ANN BAILEY: Weekend without cell phone proves gadget is more luxury than necessityI’m not someone who has to have the latest electronic gadget, but I have to admit I do like my cell phone. I especially like it in the winter because having it with me gives me a sense of security when I’m driving on drifted roads in the middle of nowhere. In fact, the reason I got my cell phone in the first place was because my husband, Brian, was concerned about me driving solo on country roads and highways across the region during the winter of 1996-1997. We had resisted buying a cell phone until that time because back then they were pretty expensive and we figured it was more of a luxury than a necessity.
I’m not someone who has to have the latest electronic gadget, but I have to admit I do like my cell phone.
I especially like it in the winter because having it with me gives me a sense of security when I’m driving on drifted roads in the middle of nowhere. In fact, the reason I got my cell phone in the first place was because my husband, Brian, was concerned about me driving solo on country roads and highways across the region during the winter of 1996-1997. We had resisted buying a cell phone until that time because back then they were pretty expensive and we figured it was more of a luxury than a necessity.
However, that changed during the winter of 1996-1997, the huge amount of snow we received resulted in roads that were even tougher to travel than this winter’s, and I was pregnant with our first child, Brendan, at the time. Brian didn’t want me to get stranded during those road trips and sit there until someone found me. (My tummy was as big as a couple of basketballs, so shoveling the car out, myself, wasn’t an option.) The cell phone didn’t make navigating the roads easier, but it gave both of us some comfort knowing that I could call someone to come and rescue me.
I never had to use my cell phone to call someone to save me from a winter calamity that winter, and only once in the 14 that have passed since then, but it still gives me a good feeling to know it’s with me in the car if I need it. It’s also useful for coordinating schedules with my husband and children, when I’m away from home, letting them know if I’ve been delayed at work or checking with them to see if they need me to pick up anything when I’m at the grocery store.
Though, over the years, I’ve come to see there are advantages in owning a cell phone, I still don’t consider them a necessity and believe there are places where using them can actually be a disadvantage, not as much to myself but to those around me.
No call list
For example, I turn my cell phone off before church, going out to eat with friends or during meetings. The reasons to do that seem obvious when it comes to church and meetings are obvious and I think most people do the same as I do. However, apparently staying off of the phone is not nearly as universal of a practice when it comes to eating in restaurants and I am surprised at how many people I see talking to someone on the phone when they are seated with friends or family members. Unless it’s an emergency, it seems rude to me to ignore the people you are with to talk to someone else, so I refrain from doing it.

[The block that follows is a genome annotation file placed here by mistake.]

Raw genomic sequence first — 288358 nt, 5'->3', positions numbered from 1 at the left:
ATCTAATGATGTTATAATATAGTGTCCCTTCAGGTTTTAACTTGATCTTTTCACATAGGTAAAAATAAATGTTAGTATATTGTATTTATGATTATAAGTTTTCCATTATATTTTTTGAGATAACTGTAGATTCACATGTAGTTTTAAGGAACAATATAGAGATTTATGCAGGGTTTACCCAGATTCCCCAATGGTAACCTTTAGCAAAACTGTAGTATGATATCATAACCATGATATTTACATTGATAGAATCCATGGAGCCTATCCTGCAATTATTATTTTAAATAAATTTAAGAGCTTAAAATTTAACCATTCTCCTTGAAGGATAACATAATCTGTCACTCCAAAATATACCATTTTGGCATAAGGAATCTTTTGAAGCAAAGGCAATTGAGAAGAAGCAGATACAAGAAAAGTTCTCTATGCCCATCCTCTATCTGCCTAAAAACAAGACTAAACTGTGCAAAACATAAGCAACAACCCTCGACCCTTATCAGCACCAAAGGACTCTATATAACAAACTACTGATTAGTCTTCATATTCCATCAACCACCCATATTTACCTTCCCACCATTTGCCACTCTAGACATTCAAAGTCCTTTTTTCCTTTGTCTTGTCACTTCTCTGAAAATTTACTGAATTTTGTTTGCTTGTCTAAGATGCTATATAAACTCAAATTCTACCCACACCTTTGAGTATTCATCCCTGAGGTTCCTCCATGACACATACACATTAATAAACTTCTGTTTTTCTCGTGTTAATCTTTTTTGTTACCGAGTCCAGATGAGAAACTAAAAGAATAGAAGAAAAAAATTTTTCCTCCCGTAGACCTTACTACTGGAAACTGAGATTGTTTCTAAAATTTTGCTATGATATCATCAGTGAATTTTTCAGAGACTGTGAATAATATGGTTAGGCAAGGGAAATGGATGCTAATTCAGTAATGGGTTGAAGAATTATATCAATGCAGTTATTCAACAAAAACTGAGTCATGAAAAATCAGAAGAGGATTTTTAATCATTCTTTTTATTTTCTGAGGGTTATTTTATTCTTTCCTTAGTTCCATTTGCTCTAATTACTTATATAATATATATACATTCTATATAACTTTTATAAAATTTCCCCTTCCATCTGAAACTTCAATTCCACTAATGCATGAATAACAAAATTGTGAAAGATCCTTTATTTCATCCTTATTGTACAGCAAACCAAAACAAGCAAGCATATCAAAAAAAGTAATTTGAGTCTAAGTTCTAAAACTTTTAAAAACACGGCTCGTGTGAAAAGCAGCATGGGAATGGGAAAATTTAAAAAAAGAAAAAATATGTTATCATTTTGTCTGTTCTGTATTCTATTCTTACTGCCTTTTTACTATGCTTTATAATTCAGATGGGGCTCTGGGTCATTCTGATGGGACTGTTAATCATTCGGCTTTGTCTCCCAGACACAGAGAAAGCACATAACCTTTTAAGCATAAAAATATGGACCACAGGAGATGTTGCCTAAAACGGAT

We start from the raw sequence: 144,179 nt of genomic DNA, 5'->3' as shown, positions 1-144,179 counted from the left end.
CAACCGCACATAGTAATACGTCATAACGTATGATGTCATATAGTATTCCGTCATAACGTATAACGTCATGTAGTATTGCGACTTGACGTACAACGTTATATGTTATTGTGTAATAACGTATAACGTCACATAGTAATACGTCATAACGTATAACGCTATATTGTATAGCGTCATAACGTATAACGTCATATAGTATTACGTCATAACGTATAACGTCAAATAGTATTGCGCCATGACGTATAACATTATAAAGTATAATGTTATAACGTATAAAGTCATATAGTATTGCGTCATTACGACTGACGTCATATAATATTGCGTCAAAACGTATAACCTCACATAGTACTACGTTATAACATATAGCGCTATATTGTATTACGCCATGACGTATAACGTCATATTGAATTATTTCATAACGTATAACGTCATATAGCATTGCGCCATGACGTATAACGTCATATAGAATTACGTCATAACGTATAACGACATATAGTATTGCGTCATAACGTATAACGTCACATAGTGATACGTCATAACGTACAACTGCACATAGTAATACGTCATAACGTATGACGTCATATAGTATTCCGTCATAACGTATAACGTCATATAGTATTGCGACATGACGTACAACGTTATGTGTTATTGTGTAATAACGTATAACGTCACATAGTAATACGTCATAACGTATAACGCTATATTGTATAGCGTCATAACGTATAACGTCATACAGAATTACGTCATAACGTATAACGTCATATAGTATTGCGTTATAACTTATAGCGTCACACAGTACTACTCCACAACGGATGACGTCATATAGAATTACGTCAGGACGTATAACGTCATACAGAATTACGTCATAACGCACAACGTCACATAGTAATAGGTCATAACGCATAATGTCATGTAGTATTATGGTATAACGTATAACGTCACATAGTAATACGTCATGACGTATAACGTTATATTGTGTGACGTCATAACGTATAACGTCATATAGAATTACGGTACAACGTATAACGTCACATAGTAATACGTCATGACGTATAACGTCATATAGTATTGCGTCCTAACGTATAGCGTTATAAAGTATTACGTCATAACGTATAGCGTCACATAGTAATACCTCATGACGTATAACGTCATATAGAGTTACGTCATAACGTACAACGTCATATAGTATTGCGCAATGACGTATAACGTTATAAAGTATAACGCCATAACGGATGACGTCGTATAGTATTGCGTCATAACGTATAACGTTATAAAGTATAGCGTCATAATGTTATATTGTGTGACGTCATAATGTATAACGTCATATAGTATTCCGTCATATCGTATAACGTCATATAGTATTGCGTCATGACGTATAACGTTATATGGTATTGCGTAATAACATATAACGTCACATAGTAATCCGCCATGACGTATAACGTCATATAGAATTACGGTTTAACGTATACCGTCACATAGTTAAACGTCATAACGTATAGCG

Another time when I avoid using my cell phone is when I am in the checkout line at a store. I’ve stood behind enough people who are talking on the phone while the clerk is trying to give them information about their purchase or give them their receipt, to know it’s something that I want to avoid doing. As far as I’m concerned, people who are providing a service deserve to have my full attention and it doesn’t seem polite to be talking to someone else when they’re helping me with my purchases.
The majority of the time that I spend without my cell phone is when I’m at home. After talking on the phone much of the day at work, conducting interviews, I’m tired of phone conversations. More importantly, my time with my family is precious and my priority is to converse with them.
I don’t carry my phone with me when I go outside of the house, either. I value the time feeding the horses, weeding in the garden or mowing the lawns as “quiet time” and don’t want to be distracted by technology.
Making the call — not
Given my relatively low attachment to my cell phone, it was an easy call for me to not go back to work to get my cell phone on a recent Friday when I realized I had left it at work. I was only a couple of blocks away when I remembered I had left it on my desk, so it wouldn’t have involved a major time investment. The reason I left it was because 1.) I thought I could get along fine without it and 2.) I wanted to test that theory.
The realization that I was pretty used to carrying a cell phone with me occurred seconds after I made my decision to leave it at work. The first thought that popped into my head was that I should call a co-worker and ask him or her to put my phone in my desk. It was similar to the times when the power goes off at night and I’m searching for candles and then try to switch on a light so I can see better.
During the weekend, when I was out and about, there also were a few times when I started reaching for my cell phone, then realized I didn’t have it. It was no problem, though, because I just waited until I got home to make the phone calls.
When I got to work on Monday, I was curious to see how many calls I had missed. There was only one, from one of my brothers. He had also tried my home phone number, so I really didn’t miss the call, after all. Given the lack of calls, it appears my family and friends are as detached as I am. When it comes to cell phone use, that’s a good thing.